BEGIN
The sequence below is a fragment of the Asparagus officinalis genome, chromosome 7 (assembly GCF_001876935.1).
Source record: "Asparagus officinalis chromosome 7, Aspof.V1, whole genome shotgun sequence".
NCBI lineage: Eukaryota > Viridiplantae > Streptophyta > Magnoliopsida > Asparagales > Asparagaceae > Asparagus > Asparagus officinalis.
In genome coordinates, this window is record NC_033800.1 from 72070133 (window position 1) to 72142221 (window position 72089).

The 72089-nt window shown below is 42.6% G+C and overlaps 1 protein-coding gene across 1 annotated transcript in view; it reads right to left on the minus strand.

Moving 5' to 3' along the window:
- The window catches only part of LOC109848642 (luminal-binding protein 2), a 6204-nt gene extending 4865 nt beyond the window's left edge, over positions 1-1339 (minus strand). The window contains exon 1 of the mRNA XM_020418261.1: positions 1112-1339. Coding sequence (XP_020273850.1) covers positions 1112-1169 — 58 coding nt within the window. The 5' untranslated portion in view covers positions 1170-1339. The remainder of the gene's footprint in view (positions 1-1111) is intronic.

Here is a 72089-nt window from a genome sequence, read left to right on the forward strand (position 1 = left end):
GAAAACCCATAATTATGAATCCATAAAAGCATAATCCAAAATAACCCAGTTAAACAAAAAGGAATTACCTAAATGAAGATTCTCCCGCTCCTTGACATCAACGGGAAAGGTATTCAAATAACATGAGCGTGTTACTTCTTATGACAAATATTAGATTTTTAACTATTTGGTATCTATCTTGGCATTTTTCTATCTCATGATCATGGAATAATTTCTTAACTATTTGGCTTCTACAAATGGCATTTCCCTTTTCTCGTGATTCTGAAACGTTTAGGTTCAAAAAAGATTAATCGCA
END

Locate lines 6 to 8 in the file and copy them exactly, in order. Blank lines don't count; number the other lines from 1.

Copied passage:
Moving 5' to 3' along the window:
- The window catches only part of LOC109848642 (luminal-binding protein 2), a 6204-nt gene extending 4865 nt beyond the window's left edge, over positions 1-1339 (minus strand). The window contains exon 1 of the mRNA XM_020418261.1: positions 1112-1339. Coding sequence (XP_020273850.1) covers positions 1112-1169 — 58 coding nt within the window. The 5' untranslated portion in view covers positions 1170-1339. The remainder of the gene's footprint in view (positions 1-1111) is intronic.

Here is a 72089-nt window from a genome sequence, read left to right on the forward strand (position 1 = left end):